So the challenge wants you to match a pattern of more than 5 characters (which can be any character) followed by 2 consecutive digit characters (0-9).

As @twotani pointed out, do you want 5 or more (at least 5), or explicitly more than 5 characters followed by 2 digits? The difference between “or more” and “more than” is subtle but there is a difference.

If you don’t already have a good reference for the RegEx syntax, this is a good resource:
w3schools - JavaScript RegExp Reference

Let’s examine and break down what your pattern is saying…

The first part:

?=\w{5,}

is saying: Find 5 or more word characters (a-z,A-Z,0-9).

\w is word characters.
{5,} is a sequence of at least 5 (or more).

The second part:

?=\D*\d{2}

is saying: any string that contains zero or more occurrences of a non-digit character followed by 2 digit characters.

\D* is zero or more occurrences of non-digit characters (excludes 0-9).

It’s OK if the preceding characters are a-z, A-Z, 0-9 (\w* word characters).
\D* should work though, you are just being more specific here than it requires.

\d is a digit character (0-9).
{2} is a sequence of 2.

so a digit character followed by another digit character (2 consecutive digit characters).

So altogether, your code is saying:

Find at least 5 word characters
then find 2 consecutive digit characters
preceded by zero or more non-digit characters. 

Which is very close to, but not exactly what the lesson is asking you to do.

As I mentioned in my previous reply, if test() returns false then you know your RegEx pattern didn’t find a match, but if that is the expected result, it will pass the FCC code check.

try changing:

let sampleWord = "astronaut";

to :

let sampleWord = "12345";

and then add a line at the very bottom of all the code that says:

console.log(result); 

When you click “Run the Tests”, the console should output:

// running tests
Your regex should not match the string 12345
true
// tests completed
// console output
true

Which proves your RegEx matches on 12345 and returns true. If it was a working solution, it should not match on 12345and should return false.

I hope all that helps & makes sense.

Thank you so much.
This tiny logical error, took away almost an hour and a half for me.
It works perfectly,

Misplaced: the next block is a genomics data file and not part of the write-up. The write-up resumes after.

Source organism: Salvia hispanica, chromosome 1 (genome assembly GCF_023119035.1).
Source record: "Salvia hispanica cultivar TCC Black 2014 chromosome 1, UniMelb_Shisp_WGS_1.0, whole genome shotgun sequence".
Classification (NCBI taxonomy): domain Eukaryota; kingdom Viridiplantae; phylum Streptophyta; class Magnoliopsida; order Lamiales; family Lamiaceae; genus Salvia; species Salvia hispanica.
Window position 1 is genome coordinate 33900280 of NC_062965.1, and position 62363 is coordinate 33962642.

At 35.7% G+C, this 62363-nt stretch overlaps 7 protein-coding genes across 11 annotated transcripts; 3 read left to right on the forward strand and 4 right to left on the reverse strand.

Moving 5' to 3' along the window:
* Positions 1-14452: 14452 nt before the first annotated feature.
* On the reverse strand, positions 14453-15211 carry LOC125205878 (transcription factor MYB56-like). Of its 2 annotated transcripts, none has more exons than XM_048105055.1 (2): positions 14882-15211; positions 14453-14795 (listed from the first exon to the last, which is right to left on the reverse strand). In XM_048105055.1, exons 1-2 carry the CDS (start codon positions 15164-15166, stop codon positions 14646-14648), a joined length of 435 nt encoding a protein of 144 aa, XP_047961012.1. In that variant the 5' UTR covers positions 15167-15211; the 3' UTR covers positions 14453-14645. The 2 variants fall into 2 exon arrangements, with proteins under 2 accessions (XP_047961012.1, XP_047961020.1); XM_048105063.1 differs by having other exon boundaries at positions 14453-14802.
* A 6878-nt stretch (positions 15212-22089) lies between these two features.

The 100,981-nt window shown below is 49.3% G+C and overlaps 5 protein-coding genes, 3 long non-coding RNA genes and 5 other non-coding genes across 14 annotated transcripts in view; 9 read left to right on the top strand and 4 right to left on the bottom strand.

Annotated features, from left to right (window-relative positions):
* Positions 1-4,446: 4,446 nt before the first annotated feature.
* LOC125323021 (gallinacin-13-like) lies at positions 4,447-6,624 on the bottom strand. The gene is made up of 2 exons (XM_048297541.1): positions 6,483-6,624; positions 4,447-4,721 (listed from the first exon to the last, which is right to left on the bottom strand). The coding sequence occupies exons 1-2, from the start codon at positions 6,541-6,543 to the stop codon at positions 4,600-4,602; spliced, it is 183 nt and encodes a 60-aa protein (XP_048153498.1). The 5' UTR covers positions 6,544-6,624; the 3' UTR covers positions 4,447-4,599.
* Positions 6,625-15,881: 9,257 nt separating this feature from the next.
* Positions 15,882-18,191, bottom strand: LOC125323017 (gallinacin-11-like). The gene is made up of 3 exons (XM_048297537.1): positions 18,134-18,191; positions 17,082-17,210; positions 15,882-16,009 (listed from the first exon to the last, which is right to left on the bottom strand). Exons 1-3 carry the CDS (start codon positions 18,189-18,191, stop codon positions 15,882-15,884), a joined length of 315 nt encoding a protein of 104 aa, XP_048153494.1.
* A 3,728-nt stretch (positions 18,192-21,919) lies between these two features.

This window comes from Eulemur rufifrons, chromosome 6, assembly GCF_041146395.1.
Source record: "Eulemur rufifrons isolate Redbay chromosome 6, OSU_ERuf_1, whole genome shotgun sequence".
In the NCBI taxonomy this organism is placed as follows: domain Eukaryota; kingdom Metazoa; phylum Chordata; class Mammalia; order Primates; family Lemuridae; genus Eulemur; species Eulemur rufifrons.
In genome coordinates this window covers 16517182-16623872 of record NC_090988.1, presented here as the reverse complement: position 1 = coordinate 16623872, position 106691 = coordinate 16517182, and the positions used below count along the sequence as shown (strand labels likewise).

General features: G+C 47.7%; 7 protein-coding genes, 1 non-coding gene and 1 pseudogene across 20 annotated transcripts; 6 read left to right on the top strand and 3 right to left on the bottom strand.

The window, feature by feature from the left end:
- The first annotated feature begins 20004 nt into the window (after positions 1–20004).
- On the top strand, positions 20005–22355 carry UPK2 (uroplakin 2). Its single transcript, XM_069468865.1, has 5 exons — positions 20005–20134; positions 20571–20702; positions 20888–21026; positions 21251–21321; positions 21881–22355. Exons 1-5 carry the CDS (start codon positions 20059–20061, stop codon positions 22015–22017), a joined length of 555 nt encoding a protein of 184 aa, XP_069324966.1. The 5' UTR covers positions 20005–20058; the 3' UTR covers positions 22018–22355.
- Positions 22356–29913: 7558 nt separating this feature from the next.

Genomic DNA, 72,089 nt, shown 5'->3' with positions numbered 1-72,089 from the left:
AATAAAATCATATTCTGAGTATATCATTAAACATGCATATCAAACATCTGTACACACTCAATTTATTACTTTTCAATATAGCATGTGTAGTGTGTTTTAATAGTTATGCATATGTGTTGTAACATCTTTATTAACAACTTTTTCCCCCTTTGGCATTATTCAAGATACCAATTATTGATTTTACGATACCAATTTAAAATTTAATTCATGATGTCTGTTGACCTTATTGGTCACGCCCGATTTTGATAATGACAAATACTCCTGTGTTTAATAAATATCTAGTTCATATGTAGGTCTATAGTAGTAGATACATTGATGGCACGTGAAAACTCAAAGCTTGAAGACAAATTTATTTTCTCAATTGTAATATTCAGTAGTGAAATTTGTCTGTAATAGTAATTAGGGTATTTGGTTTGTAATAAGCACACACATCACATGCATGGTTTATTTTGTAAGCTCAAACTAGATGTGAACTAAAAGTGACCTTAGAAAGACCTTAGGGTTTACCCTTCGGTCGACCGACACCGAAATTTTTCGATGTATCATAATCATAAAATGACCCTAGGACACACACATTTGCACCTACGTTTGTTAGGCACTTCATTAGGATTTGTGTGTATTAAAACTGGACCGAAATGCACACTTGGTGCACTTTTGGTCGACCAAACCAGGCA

when its

let pwRegex = /(?=\w{6,})(?=\D*\d{2})/;

instead of {5,}
Forum kinda dope

We all share your pain. What we all need to be careful is not to start changing the working parts of the code out of frustration. The other day, I couldn’t figure out why the components are not appearing correctly and started messing with different parts of the code. Finally, realized that there’s nothing wrong with my js code. I was not closing the html tag correctly!?!

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Good point! I spent over 1hr once only to realize there was a : instead of a ; at the end of the line (due to my lazy shift key finger I guess) back a long time ago when I was writing a some PHP code in Windows notepad (no lines, no warnings to help to catch typos) Lessons learned! lol

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Why is the \D* necessary if we are only looking for two consecutive digits. if we left the second lookahead as (?=\d{2}) what causes this to fail

We aren’t just looking for 2 consecutive digits.

The \D* is saying zero or more occurrences of a non-digit character.

The challenge wants you to match a string of characters greater than 5 characters long (total length) and containing 2 consecutive digit characters (0-9).

So you aren’t just trying to match 2 numbers next to each other in the string.

abcde11 should match, 12345 shouldn’t match.

I don’t think the \D* is necessary depending on the solution approach (there is more than one way to solve this). I was just breaking down what the OP’s solution was literally searching for.

But I think (?=\d{2}) by itself is just looking for 2 consecutive digits, and not checking if they are preceded by a specific number of any other characters.

So it would match “a12”, “ab34” (strings that are not greater than 5 characters) which is shorter than the requirements in the challenge and thus it fails the tests.